How to Get Your FAA Drone Pilot License (For First-Time and Current Pilots)

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This page is a how-to guide on getting your Part 107 certificate based upon my knowledge as a current FAA certificated flight instructor (CFI & CFII) and aviation attorney. There are two sections to this page: (1) instructions for first time pilots and (2) instructions for current manned aircraft pilots. Make sure you sign up for my newsletter if you want to receive blog posts like this in your email. Keep checking back to this post as I update testing and IACRA availability.

This is part of an overall Part 107 blog series.

How first-time pilots can obtain their Part 107 certificate.

drone pilot licenseYou cannot take the Part 107 exam until at least August 29, 2016. You’ll have to take the exam at a knowledge testing center. Note: if you took a test on the FAA’s website and received a certificate like what is on the right, this is NOT a Part 107 initial knowledge test for new pilots. That test is only for current manned aircraft pilots transitioning over to drones.

To become a drone pilot you must:

  • Be at least 16 years old
  • Be able to read, speak, write, and understand English (exceptions may be made if the person is unable to meet one of these requirements for a medical reason, such as hearing impairment)
  • Be in a physical and mental condition to safely operate a small UAS
  • Pass the initial aeronautical knowledge exam at a FAA-approved knowledge testing center

Here is your immediate plan of action. Do these steps in the exact order of how they appear in this list:

  1. Immediately schedule a time to take the FAA Part 107 knowledge test at one of the testing sites.
    1. Figure out which test site. There are currently 696 of these centers around the world.
    2. Find out the site ID. LAS = PSI/ Laser Grade  ABS = CATS
    3. NOTE: At this moment PSI/Laser Grade and CATS are NOT scheduling for the test. So until this changes, go to the next step.

      1. CATS – E-mail a request to pre-registration@catstest.com including your name and contact number, with “UAS” in the subject line. I was told they will reach out to you in order of which the email was received. (But I wouldn’t rely on that).
      2. PSI/Laser Grade just told me to call them back. They said they would have a tentative go date by 8/1.
    4. Call: (Note the earliest you can schedule this is around August 27.)
      1. (CATS) Computer Assisted Testing Service 1-800-947-4228
      2. PSI / LaserGrade 1-800-211-2753
    5. PSI Testing Centers and CATS Testing Centers have ways to register online.
  2. Start studying.
    1. Read the 3-page Part 107 Summary.
    2. Go, download, and read the latest edition of Part 107. The regulations start on page 590. Anytime you have a question about something, make a note and keep reading. The large majority of the whole document is the FAA repeating the comments made to the NPRM and the FAA’s response and rational for the regulation. Treat it like the FAA’s commentary on the individual regulations. Anytime you have an issue with a particular word or regulation, use the ctrl + f function in Adobe to find the relative sections that discuss the key term you are interested in.
    3. Read the Advisory Circular to Part 107 Notice that the advisory circular has parts that parallel the parts in Part 107 to help answer any questions you have about the regulations.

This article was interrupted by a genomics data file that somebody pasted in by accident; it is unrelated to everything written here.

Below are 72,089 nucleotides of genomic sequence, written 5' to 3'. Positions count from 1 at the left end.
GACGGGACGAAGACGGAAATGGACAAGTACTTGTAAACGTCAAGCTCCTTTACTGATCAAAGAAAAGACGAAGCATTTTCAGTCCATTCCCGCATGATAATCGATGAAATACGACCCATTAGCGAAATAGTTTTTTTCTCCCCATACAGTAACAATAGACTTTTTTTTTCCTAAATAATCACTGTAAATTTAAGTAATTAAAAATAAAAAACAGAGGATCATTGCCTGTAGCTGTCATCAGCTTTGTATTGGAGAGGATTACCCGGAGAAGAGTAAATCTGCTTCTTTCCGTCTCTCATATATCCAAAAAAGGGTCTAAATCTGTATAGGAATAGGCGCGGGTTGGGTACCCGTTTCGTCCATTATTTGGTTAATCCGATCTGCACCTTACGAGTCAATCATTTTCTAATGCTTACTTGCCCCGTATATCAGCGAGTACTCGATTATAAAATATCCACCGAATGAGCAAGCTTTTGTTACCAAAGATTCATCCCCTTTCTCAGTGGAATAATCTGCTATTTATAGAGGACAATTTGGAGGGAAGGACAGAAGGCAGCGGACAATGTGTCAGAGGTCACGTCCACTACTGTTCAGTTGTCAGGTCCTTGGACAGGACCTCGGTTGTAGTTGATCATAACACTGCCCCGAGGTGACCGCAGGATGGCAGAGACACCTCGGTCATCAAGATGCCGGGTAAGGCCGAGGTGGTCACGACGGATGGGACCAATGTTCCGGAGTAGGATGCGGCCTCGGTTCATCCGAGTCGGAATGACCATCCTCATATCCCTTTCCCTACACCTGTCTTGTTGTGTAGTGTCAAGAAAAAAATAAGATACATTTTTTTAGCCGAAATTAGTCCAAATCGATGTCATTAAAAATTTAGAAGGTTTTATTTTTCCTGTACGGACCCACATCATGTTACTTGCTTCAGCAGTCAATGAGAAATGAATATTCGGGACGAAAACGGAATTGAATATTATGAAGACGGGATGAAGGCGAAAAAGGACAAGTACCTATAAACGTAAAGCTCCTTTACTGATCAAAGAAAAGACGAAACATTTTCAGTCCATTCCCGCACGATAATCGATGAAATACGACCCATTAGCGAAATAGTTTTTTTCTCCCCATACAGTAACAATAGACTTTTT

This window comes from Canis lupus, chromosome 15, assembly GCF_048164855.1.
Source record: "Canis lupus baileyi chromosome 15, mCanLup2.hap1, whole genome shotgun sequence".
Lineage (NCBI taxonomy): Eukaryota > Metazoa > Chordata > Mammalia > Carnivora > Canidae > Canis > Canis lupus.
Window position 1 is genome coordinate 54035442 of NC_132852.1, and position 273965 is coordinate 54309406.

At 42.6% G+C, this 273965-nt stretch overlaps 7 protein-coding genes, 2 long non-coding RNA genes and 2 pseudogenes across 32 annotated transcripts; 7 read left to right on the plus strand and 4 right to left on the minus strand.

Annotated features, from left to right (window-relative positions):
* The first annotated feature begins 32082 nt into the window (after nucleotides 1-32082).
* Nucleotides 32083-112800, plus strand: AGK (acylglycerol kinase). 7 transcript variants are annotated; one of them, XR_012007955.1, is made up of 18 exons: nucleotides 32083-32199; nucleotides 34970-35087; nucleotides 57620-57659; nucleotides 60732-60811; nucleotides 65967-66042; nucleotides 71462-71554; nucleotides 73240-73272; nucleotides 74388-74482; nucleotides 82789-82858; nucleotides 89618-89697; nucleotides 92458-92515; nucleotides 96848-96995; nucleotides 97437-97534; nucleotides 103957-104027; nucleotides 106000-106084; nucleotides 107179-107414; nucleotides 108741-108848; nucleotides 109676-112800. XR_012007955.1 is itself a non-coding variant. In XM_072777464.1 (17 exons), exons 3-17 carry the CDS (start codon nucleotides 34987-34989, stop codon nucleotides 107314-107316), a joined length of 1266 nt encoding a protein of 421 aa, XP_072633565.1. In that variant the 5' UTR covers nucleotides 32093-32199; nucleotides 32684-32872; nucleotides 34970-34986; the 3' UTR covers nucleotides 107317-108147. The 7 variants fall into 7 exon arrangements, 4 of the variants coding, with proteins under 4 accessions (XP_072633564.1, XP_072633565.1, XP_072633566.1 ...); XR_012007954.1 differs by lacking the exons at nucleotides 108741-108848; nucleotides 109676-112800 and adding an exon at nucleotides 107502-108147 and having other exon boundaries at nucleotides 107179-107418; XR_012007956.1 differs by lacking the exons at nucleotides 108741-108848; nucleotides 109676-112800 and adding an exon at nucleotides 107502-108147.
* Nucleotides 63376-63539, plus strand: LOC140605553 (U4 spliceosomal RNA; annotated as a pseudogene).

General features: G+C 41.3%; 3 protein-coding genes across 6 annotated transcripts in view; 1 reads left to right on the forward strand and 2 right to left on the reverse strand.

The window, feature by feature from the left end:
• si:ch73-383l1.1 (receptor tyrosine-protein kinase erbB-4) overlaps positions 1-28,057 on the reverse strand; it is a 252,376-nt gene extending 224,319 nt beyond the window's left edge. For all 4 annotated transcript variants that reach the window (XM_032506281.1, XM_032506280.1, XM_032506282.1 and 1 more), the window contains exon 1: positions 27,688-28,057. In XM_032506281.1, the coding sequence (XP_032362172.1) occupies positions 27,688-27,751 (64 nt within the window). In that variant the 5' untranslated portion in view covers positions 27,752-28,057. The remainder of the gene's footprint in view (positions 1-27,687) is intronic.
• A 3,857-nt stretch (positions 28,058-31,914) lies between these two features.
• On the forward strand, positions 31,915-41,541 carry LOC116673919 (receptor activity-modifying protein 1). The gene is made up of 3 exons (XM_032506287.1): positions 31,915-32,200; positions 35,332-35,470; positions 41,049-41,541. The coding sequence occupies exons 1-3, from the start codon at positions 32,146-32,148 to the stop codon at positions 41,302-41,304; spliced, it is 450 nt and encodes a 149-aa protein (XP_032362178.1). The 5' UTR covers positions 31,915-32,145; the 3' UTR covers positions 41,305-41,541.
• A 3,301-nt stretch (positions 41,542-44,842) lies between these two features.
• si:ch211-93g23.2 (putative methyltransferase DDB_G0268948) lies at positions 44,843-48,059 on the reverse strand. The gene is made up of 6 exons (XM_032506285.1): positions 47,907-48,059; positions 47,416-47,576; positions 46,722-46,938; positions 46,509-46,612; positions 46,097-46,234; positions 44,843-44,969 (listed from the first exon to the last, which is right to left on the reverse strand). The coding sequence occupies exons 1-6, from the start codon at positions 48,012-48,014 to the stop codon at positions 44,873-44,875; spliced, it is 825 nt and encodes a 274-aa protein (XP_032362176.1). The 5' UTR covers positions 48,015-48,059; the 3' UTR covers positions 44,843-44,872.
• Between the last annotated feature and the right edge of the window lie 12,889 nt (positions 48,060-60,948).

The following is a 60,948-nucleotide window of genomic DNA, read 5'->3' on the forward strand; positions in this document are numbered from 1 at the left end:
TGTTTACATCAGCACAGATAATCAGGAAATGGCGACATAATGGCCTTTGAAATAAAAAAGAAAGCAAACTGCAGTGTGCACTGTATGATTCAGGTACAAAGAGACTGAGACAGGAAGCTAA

4. Take the course that the FAA developed for the current manned aircraft pilots. Go to faasafety.gov and take course “ALC-451”. It will take about 2 hours to really study this and the material.
    5. Start studying these areas below while continuing on through 3 and 4. The FAA has some sections on these topics in their Pilot Handbook of Aeronautical Knowledge.
      • Applicable regulations relating to small unmanned aircraft system rating privileges, limitations, and flight operation
      • Airspace classification and operating requirements, and flight restrictions affecting small unmanned aircraft operation
      • Aviation weather sources and effects of weather on small unmanned aircraft performance
      • Small unmanned aircraft loading and performance
      • Emergency procedures
      • Crew resource management
      • Radio communication procedures
      • Determining the performance of small unmanned aircraft
      • Physiological effects of drugs and alcohol
      • Aeronautical decision-making and judgment
      • Airport operations
      • Maintenance and preflight inspection procedures
  1. Now that you know what the rules are, make a business plan for operations under Part 107. Go back and skim over thePart 107 Summary and read about Part 107 waivers (COAs). You might want to branch out into non-107 types of operations.
  2. Once you have figured out what types of industries and operations you plan on doing, you should spend this time:
    • Building or updating your website.
    • Buying the aircraft or practicing flying your current aircraft.
    • Obtaining insurance for the aircraft that will perform the operations.
    • Finding an attorney for each of the particular areas of law listed below. You may not need the lawyer right away but you have time to calmly make decisions now as opposed to rapidly making decisions in the future when your business is growing. You won’t have time in the future as you do now. Put their numbers in your phone. Ideally, you should have a retainer/ billing relationship set up to get answers rapidly.